At the World Bio Markets conference in Amsterdam, a presentation by Javier Velasco Álvarez of Neol Bio caught my attention. Neol Bio is a technology developer with a focus on microbial oils. Their current focus is to produce high value oils for the oleochemical sector from a wide range of biomass waste.
Chemicals from waste
Neol Bio is based in Granada, Spain. It is one of the many start-ups that have taken an interest in producing valuable chemicals from waste. Neol Bio stands out among these ventures by concentrating on the production of oleochemicals. Most competitors concentrate on short aliphatic molecules like ethanol or lactic acid; and aromatic molecules now tend to receive more attention. But Neol Bio is the only company to my knowledge that targets the production of oleochemicals from waste. The company’s website does not fail to mention that the global market for oleochemical products is about $ 30 billion per year with an estimated annual growth of 6%. So there is a world to win here.
There are two main families of oleochemicals: fatty acids and fatty alcohols, both widely used for production of surfactants, lubricants, biomaterials, cosmetics, etc. The oleochemicals market is currently dominated by Asian companies, which produce these compounds from vegetable oils (palm) using chemical methods. Neol Bio uses the oleaginous yeast Neoleum® to convert agricultural and industrial waste into oils, fatty acids and fatty alcohols. In comparison to traditional methods, the Neol Bio process uses less energy and produces less contaminants. It is not dependent on geographic location or climate conditions, and it is not in competition with human food production. In other words, the process is extremely versatile. After the conference, I interviewed Mr. Velasco by email.
Neol Bio, a remarkable portfolio
You are a small company, employing some 30 staff. Do you regard yourself as a technology developer or do you have projects running that could end up in production sites? Or do you look for industrial partners to do actual production together?
‘Neol Bio is a technology developer with a focus on microbial oils. Neol Bio has developed Microbioil-1, a technology platform for microbial oils production from glycerin and lignocellulosic biomass. This platform will be exploited by means of sales of licenses or the use of the technology in future joint ventures with industrial companies. Our current focus is in high value oils for the oleochemical sector.’
‘The company also has projects related to microbial oils for advanced food applications, in particular the production of an omega-3 oil rich in docosahexaenoic acid (DHA, a fatty acid essential for the growth and functional development of the nervous system) by cultivation of microalgae selected in ecosystems from the Iberian Peninsula. In this case, the strategy is the direct commercialization of products manufactured with our own technology. Its production and commercialization will be carried out in collaboration with Antibióticos de León (Spain). Both companies signed an agreement for these purposes in October 2015.’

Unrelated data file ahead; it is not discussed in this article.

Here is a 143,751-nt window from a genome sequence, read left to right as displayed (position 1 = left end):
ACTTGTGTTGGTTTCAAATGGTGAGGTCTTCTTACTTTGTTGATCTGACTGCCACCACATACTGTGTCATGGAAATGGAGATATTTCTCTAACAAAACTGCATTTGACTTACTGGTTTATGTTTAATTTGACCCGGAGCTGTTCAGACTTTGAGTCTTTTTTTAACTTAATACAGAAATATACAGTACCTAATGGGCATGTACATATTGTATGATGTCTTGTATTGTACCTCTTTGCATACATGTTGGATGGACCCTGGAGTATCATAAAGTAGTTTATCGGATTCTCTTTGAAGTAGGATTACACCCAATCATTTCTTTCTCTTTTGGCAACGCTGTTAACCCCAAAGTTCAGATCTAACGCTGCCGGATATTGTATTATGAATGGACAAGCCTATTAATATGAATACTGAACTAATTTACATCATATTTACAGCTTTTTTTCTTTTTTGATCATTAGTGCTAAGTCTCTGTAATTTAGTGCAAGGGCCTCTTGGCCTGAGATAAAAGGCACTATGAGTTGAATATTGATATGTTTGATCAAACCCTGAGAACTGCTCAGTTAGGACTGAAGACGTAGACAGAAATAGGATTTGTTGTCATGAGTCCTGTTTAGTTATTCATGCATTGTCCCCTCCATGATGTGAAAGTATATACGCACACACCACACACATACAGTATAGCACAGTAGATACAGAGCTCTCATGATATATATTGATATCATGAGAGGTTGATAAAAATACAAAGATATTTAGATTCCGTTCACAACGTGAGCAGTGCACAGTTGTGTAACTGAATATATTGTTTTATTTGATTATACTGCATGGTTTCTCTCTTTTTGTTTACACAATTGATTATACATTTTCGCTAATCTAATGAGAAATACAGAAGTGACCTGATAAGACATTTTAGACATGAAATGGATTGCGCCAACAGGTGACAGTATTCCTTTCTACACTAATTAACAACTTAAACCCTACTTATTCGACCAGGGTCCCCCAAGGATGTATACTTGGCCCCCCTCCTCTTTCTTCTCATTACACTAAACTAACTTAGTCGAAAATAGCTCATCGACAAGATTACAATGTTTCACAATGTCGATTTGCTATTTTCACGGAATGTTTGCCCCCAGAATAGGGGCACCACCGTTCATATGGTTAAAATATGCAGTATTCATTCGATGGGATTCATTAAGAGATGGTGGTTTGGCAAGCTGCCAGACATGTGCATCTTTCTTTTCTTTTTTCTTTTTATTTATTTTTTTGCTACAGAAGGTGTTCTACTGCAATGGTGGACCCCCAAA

You have some remarkable processes in your portfolio. Moving from glycerin, obviously not an oil, or from biomass waste (that will be mostly sugars) to oils is remarkable. You mention on your site that part of the work is to couple the right feedstock to the right product. This could result in a very broad portfolio. Is this picture of your company correct?
‘Yes, our purpose is to have a very flexible platform for microbial oils production from waste raw materials. Our microbial strains are able to use this broad range of carbon sources and we now also have a library of variants producing oils with specific fatty acid profiles.’
Towards a chain of waste treatments
In your speech, you mentioned the ‘resistance to inhibitors’ of your processes. Can you please give me an example?
‘Yes, when we use crude glycerin that contains rests of methanol, salts, etc. that many microbes can’t use. When we use lignocellulosic sugars coming from for instance wheat straw, the process generates byproducts such as furfural, hydroxymethyl furfural, acetic acid, etc. Our microbes are able to work under these harsh conditions.’
Obviously, there are more processes to treat biomass waste. What does this hold in stock for the future? Will there be specific waste streams that will be used for specific products? Or could biomass waste undergo a chain of treatments, where for instance your company could tap in on the waste stream of another process, or vice versa? Can we envisage a future in which all biomass waste will be put to good use?
‘Our strategy is to have flexible microbes able to work with existing biomass waste generated with current processes. We have successfully tested waste biomass coming from several processes of second generation ethanol production. In my opinion in the future there will be a market for industrial sugars from waste biomass with defined specifications. These industrial raw material will be use by other companies for production of biochemicals, biopolymers or advanced biofuels.’
In short, there will be a lot of developments in waste treatment over the coming decades; and Neol Bio is bound to be part of them.